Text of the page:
Retailers take action to supply medications and other aid
HOUSTON — Along with residents, retailers in southeast Texas were pounded by Hurricane Harvey as the storm drenched the region with historical levels of rainfall.
The hurricane, which hit the Texas Gulf Coast on Friday and has since been downgraded to a tropical storm, caused massive flooding throughout the region and forced hundreds of pharmacies to close, at least temporarily.
Drug, mass merchant and supermarket chains shut stores with prescription counters throughout the region as Harvey battered the area with high winds and rain that turned streets and highways into rivers. Retailers scrambled to set up mobile pharmacies to meet residents’ medical needs and to provide emergency supplies at stores that remained open.
Damage from the storm was projected to potentially exceed the $15 billion caused in 2004 by Charley, the last category 4 hurricane to make U.S. landfall.
Walgreens reported that thus far it had about 90 stores closed. For the stores that continued to operate, the company was providing frequent deliveries of water and other items. The chain was also working with the American Red Cross to see how it could help with additional recovery efforts. (Click here for an update on Walgreens’ recovery and relief effort.)
CVS Health said late Monday that CVS Pharmacy it’s still assessing how Hurricane Harvey has impacted more than 200 locations in the greater Houston region. The company plans to bring mobile pharmacies into the area as safety permits. At the mobile units, customers will be able to pick up prescriptions, buy over-the-counter medicines and receive vaccines.
Walmart was forced to shutter almost as many stores, including Supercenters as well as Sam’s Club and Walmart Neighborhood Market locations.
Both Walmart and San Antonio-based H-E-B dispatched mobile pharmacies. Walmart sent the units to Rockport, Portland and Aransas Pass. H-E-B mobilized its Emergency Response Team and dispatched Disaster Response Units (DRUs), which have a pharmacy, to its store in Victoria. The units allowed displaced residents to fill prescriptions, cash checks and pay bills and provided ATM access.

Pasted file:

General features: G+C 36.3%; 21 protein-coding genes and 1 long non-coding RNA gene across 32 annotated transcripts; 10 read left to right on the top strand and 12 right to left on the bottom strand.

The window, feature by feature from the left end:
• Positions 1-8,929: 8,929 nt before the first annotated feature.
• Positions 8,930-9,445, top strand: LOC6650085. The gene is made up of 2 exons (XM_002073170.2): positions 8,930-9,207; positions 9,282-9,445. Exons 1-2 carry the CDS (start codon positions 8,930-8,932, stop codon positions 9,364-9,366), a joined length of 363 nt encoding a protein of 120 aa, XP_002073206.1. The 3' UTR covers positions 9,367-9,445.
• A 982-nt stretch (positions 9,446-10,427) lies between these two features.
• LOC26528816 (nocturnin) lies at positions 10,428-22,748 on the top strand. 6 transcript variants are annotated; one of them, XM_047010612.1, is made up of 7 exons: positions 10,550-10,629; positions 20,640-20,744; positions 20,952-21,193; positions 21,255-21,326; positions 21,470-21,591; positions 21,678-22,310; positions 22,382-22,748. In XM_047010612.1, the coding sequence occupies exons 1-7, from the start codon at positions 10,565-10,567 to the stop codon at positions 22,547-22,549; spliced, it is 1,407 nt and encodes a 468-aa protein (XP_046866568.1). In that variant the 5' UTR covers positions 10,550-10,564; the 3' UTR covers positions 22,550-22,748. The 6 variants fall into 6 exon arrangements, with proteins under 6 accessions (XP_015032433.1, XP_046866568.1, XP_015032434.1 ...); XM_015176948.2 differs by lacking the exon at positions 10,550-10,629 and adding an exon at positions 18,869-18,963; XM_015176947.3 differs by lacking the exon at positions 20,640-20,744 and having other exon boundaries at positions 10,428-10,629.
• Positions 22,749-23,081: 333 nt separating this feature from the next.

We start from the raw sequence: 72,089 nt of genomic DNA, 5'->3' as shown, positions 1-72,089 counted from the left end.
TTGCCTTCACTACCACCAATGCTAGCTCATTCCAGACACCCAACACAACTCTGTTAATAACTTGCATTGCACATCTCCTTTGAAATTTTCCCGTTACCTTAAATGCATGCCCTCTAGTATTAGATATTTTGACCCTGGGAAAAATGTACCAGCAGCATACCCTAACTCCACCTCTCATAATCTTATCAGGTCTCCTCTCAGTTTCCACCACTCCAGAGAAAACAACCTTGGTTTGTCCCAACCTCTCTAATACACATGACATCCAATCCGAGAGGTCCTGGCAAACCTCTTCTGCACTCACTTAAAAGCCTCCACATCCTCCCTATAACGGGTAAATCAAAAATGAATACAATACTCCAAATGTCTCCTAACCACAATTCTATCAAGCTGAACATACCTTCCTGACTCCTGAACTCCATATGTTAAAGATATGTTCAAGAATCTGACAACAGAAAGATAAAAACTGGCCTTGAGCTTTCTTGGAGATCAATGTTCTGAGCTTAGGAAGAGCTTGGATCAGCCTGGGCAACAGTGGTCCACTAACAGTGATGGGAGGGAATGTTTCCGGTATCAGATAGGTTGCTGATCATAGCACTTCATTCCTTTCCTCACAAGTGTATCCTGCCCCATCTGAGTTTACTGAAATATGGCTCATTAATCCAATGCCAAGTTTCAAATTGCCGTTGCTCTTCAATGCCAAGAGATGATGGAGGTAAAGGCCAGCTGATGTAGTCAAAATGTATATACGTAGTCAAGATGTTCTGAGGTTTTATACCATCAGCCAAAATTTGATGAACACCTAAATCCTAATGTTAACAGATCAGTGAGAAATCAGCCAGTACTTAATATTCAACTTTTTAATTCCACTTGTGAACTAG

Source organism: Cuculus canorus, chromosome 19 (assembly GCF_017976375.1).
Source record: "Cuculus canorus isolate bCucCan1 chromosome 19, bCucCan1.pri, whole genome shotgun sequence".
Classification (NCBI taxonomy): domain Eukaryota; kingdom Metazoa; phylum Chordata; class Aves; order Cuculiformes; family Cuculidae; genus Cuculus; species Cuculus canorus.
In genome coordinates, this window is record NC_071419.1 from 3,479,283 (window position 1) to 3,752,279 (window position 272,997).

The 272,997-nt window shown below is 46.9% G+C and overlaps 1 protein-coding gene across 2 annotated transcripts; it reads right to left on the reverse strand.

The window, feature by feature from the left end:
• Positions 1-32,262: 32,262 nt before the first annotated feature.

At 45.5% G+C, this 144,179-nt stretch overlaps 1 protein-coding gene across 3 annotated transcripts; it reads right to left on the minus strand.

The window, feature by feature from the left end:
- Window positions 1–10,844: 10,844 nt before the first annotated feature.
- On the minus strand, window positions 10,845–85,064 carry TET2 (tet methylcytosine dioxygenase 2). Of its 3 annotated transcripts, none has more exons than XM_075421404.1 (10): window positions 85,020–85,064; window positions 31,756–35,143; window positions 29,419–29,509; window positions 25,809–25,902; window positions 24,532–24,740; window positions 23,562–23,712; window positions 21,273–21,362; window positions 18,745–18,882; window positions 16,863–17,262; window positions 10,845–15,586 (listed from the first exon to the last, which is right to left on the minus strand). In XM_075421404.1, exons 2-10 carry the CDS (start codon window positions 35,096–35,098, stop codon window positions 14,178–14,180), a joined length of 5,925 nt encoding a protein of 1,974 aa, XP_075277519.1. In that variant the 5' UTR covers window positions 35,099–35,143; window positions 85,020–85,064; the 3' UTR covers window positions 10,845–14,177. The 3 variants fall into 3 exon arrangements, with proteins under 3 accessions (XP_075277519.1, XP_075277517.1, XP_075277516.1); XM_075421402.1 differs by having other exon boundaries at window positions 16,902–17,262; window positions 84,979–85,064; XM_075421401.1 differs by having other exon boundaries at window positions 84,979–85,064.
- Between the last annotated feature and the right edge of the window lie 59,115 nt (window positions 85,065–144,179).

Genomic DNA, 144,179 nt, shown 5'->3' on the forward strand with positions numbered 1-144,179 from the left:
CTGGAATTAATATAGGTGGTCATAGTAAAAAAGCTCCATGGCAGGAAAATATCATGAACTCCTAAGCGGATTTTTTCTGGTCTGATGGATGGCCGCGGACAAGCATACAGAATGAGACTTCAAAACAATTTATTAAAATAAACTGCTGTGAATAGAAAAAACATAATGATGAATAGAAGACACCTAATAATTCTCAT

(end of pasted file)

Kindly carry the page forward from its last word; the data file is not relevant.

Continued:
The DRUs were part of an H-E-B convoy of more than 15 vehicles that included two mobile kitchens, water and fuel tankers, and trailers. More than 100 H‑E‑B employees volunteered to accompany the convoy and assist affected residents. The convoy delivered supplies including food, water, ice, dry goods and medicine.
Kroger Co. said late Monday that the mobile Kroger Pharmacy is on its way to the Houston area to help refill customer prescriptions, provide vaccinations, and perform blood pressure and glucose screenings.
The National Association of Chain Drug Stores reported Monday that partner Healthcare Ready, a nonprofit that works to maintain patient access to health care during disasters, has activated Rx Open, an online mapping tool that shows open pharmacies in Texas and Louisiana.
In addition, NACDS said, Healthcare Ready is monitoring the activation of the Emergency Prescription Assistance Program (EPAP), which the U.S. Department of Health and Human Services can activate at the request of affected states. The program will provide free prescriptions for uninsured patients in the impacted areas. Patients in need of prescription coverage are also encouraged to apply for the free Partnership for Prescription Assistance program (PPARx), a pharmaceutical industry initiative that helps patients find a prescription program or free/low-cost clinic based on their needs.
Healthcare Ready, too, is helping ensure access to Tdap vaccines for survivors and responders, according to NACDS. Currently, pharmacists in Texas are authorized to administer Tdap vaccinations.